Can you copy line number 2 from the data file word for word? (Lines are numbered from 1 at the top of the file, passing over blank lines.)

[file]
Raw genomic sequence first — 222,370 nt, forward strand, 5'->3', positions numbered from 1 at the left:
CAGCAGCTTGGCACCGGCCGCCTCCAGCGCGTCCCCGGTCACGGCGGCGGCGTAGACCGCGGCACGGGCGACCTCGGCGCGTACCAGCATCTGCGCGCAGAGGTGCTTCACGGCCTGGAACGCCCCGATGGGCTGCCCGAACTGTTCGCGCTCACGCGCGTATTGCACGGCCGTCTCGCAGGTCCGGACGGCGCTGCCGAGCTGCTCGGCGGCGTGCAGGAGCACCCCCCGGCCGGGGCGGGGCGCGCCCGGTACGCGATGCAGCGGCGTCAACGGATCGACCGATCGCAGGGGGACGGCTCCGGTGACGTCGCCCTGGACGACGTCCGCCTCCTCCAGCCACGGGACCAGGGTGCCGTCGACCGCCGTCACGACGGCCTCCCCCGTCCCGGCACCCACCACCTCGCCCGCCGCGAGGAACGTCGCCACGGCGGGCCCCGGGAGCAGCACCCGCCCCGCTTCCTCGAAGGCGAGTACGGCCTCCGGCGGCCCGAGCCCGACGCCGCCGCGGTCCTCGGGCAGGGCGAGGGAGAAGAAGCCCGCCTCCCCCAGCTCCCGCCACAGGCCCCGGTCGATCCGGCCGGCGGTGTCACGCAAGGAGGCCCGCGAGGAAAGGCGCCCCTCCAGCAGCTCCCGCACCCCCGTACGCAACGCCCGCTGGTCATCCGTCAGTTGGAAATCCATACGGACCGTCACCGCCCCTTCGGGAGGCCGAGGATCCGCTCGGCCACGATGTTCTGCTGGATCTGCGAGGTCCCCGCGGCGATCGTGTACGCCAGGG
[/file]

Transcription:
CAGCAGCTTGGCACCGGCCGCCTCCAGCGCGTCCCCGGTCACGGCGGCGGCGTAGACCGCGGCACGGGCGACCTCGGCGCGTACCAGCATCTGCGCGCAGAGGTGCTTCACGGCCTGGAACGCCCCGATGGGCTGCCCGAACTGTTCGCGCTCACGCGCGTATTGCACGGCCGTCTCGCAGGTCCGGACGGCGCTGCCGAGCTGCTCGGCGGCGTGCAGGAGCACCCCCCGGCCGGGGCGGGGCGCGCCCGGTACGCGATGCAGCGGCGTCAACGGATCGACCGATCGCAGGGGGACGGCTCCGGTGACGTCGCCCTGGACGACGTCCGCCTCCTCCAGCCACGGGACCAGGGTGCCGTCGACCGCCGTCACGACGGCCTCCCCCGTCCCGGCACCCACCACCTCGCCCGCCGCGAGGAACGTCGCCACGGCGGGCCCCGGGAGCAGCACCCGCCCCGCTTCCTCGAAGGCGAGTACGGCCTCCGGCGGCCCGAGCCCGACGCCGCCGCGGTCCTCGGGCAGGGCGAGGGAGAAGAAGCCCGCCTCCCCCAGCTCCCGCCACAGGCCCCGGTCGATCCGGCCGGCGGTGTCACGCAAGGAGGCCCGCGAGGAAAGGCGCCCCTCCAGCAGCTCCCGCACCCCCGTACGCAACGCCCGCTGGTCATCCGTCAGTTGGAAATCCATACGGACCGTCACCGCCCCTTCGGGAGGCCGAGGATCCGCTCGGCCACGATGTTCTGCTGGATCTGCGAGGTCCCCGCGGCGATCGTGTACGCCAGGG